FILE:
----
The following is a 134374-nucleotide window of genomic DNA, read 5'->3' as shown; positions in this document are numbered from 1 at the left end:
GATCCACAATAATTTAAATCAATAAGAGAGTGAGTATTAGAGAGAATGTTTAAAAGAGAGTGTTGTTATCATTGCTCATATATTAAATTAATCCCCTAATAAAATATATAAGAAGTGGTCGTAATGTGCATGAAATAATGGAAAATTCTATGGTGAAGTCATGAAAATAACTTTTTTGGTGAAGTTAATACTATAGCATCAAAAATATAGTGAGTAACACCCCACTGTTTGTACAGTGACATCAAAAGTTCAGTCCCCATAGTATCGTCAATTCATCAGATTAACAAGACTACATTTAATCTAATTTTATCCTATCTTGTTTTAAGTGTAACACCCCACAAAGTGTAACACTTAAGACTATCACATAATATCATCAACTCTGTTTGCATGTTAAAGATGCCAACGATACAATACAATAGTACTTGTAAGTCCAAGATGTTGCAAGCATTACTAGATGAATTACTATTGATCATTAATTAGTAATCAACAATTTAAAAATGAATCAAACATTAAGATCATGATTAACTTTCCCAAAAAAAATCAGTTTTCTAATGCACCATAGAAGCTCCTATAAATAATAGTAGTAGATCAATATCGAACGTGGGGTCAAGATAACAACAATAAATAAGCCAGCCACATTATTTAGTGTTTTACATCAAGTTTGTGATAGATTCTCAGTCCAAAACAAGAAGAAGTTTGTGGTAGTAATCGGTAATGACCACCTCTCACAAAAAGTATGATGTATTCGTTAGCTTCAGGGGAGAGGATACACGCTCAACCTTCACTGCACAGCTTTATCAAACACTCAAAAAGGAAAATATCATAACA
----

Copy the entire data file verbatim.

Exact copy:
The following is a 134374-nucleotide window of genomic DNA, read 5'->3' as shown; positions in this document are numbered from 1 at the left end:
GATCCACAATAATTTAAATCAATAAGAGAGTGAGTATTAGAGAGAATGTTTAAAAGAGAGTGTTGTTATCATTGCTCATATATTAAATTAATCCCCTAATAAAATATATAAGAAGTGGTCGTAATGTGCATGAAATAATGGAAAATTCTATGGTGAAGTCATGAAAATAACTTTTTTGGTGAAGTTAATACTATAGCATCAAAAATATAGTGAGTAACACCCCACTGTTTGTACAGTGACATCAAAAGTTCAGTCCCCATAGTATCGTCAATTCATCAGATTAACAAGACTACATTTAATCTAATTTTATCCTATCTTGTTTTAAGTGTAACACCCCACAAAGTGTAACACTTAAGACTATCACATAATATCATCAACTCTGTTTGCATGTTAAAGATGCCAACGATACAATACAATAGTACTTGTAAGTCCAAGATGTTGCAAGCATTACTAGATGAATTACTATTGATCATTAATTAGTAATCAACAATTTAAAAATGAATCAAACATTAAGATCATGATTAACTTTCCCAAAAAAAATCAGTTTTCTAATGCACCATAGAAGCTCCTATAAATAATAGTAGTAGATCAATATCGAACGTGGGGTCAAGATAACAACAATAAATAAGCCAGCCACATTATTTAGTGTTTTACATCAAGTTTGTGATAGATTCTCAGTCCAAAACAAGAAGAAGTTTGTGGTAGTAATCGGTAATGACCACCTCTCACAAAAAGTATGATGTATTCGTTAGCTTCAGGGGAGAGGATACACGCTCAACCTTCACTGCACAGCTTTATCAAACACTCAAAAAGGAAAATATCATAACA